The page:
Biden tied with Trump, Haley in potential November matchups but that changes if Trump is convicted: poll

2 weeks ago4 min

President Biden and former President Donald Trump are basically all knotted up in a likely November election rematch, a new national poll suggests.

But an NPR/PBS NewsHour survey released on Wednesday indicates that the president’s advantage over Trump increases if the former president is convicted of a crime.

The poll also indicates that Biden is basically tied with former U.N. ambassador and former South Carolina Gov. Nikki Haley in a hypothetical general election showdown.

According to the poll, which was conducted Jan. 29-Feb. 1 among registered voters nationwide, Biden would edge Trump 48%-47% if the presidential election were held today, with 5% unsure.

An average of all the most recent national polls – compiled by Real Clear Politics – that asks a Biden-Trump horse race question indicates the former president with a slight 1.7 point edge over the incumbent in the White House.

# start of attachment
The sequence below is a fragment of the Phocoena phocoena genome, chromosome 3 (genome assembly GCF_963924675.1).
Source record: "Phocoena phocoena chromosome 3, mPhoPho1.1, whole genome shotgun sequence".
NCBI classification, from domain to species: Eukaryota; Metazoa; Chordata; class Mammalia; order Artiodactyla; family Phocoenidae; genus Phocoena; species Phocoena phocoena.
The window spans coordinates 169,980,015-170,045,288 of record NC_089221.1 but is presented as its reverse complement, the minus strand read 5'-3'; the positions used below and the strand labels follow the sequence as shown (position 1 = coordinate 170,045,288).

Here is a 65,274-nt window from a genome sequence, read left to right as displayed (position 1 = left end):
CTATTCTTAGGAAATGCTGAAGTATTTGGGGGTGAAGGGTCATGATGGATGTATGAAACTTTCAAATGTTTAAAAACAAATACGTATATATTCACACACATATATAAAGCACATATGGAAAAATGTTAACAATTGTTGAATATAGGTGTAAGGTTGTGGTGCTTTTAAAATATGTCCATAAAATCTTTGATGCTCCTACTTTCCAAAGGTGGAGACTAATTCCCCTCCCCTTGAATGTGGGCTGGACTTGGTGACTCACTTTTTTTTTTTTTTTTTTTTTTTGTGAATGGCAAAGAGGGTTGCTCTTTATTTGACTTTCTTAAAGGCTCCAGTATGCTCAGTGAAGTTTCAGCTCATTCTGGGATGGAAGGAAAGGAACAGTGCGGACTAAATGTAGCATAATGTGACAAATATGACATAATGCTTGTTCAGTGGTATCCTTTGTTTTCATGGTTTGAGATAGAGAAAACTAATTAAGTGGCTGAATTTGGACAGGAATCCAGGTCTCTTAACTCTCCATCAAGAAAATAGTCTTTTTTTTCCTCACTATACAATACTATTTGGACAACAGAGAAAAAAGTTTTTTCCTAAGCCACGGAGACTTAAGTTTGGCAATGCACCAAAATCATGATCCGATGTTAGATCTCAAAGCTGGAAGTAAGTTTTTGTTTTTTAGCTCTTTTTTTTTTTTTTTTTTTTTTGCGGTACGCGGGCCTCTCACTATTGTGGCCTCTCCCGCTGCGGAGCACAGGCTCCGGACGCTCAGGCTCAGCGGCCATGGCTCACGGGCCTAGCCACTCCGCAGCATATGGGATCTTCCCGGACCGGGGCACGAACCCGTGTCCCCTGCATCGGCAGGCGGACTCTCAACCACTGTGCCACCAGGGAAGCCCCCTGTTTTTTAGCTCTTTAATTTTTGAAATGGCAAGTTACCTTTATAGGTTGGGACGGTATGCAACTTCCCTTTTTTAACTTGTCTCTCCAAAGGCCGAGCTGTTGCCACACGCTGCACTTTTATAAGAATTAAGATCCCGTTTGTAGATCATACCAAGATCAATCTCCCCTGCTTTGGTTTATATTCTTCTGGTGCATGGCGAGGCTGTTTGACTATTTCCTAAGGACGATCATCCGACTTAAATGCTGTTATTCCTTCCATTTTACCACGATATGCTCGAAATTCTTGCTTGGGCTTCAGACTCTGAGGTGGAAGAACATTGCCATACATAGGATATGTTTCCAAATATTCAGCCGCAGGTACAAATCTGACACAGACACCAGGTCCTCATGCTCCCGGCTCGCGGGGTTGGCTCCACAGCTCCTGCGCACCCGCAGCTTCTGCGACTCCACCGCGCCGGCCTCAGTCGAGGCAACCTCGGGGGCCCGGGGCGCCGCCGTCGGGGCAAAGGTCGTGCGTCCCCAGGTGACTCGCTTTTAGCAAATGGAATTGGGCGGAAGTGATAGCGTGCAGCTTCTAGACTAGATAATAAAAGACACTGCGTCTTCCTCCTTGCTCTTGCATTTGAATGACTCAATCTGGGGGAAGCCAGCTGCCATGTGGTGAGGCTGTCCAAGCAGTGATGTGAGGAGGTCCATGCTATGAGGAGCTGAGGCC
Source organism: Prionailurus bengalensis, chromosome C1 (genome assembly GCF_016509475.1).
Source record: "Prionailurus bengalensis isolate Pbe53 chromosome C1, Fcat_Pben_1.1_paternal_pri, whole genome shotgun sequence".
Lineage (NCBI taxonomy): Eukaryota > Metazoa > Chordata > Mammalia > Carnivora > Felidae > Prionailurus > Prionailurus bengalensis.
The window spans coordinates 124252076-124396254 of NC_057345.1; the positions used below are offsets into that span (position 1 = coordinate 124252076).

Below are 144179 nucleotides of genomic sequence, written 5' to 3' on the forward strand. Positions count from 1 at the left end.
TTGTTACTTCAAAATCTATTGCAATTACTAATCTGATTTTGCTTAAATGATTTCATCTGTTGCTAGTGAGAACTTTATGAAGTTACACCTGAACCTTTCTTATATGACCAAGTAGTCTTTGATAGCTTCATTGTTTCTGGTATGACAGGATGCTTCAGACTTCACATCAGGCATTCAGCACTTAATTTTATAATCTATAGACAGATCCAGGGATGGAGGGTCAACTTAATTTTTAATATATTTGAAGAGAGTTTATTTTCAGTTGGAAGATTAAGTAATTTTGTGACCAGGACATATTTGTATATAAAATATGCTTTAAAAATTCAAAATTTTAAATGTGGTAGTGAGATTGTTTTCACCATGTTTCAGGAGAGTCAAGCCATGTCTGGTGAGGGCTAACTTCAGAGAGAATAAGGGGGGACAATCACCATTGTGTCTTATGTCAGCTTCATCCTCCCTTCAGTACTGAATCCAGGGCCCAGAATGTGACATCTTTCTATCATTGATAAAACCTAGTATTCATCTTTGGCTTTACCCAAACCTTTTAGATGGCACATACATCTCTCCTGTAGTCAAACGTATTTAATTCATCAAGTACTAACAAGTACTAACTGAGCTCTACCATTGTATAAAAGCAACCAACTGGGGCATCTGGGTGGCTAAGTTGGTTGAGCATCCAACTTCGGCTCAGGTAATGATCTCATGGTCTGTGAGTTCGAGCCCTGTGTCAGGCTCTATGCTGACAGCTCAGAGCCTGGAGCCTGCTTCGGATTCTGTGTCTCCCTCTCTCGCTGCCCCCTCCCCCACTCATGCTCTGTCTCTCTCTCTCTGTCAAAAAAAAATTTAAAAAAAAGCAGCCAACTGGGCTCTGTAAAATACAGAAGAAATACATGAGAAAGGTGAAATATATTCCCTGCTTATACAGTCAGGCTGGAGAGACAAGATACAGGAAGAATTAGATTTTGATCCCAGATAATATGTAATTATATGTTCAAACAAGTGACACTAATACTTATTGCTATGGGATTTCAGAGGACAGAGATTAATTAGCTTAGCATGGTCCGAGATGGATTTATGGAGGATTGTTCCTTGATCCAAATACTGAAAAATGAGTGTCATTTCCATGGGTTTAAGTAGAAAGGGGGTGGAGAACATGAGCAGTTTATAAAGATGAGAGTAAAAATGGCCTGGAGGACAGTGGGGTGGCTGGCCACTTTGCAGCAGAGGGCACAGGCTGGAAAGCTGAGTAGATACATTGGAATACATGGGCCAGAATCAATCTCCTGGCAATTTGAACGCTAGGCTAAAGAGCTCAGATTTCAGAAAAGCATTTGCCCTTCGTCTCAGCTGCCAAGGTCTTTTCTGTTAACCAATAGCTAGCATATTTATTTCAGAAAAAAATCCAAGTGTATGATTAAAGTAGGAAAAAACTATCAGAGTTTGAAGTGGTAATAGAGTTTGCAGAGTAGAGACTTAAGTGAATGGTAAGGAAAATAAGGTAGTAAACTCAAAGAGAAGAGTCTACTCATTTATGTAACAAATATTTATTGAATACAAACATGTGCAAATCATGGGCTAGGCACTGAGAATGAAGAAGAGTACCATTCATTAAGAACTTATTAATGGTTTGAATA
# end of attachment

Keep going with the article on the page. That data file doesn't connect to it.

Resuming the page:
But if Trump were convicted on criminal charges, the new Marist poll indicates Biden opening a six-point lead (51%-45%) over the former president. And Trump’s advantage with independent voters would shrink from eight points to two. Plus, nearly one in 10 Republicans say they would back Biden.

Trump made history last year as the first former or current president to be indicted for a crime. But his four indictments, including charges he tried to overturn his 2020 presidential election loss to Biden, have only fueled his support among Republican voters.

Trump is the commanding frontrunner for the GOP nomination as he makes his third straight White House bid. He won the Iowa caucuses and the New Hampshire primary, the first two contests in the Republican nominating calendar, by double digits. 

Haley is the last remaining major rival to Trump, but she faces a steep uphill climb to win the nomination.

The poll indicates Biden at 46% and Haley at 45% in a hypothetical November showdown.

The Marist poll surveyed 1,441 people, with an overall sampling error of plus or minus 3.6 percent.

This post appeared first on FOX NEWS

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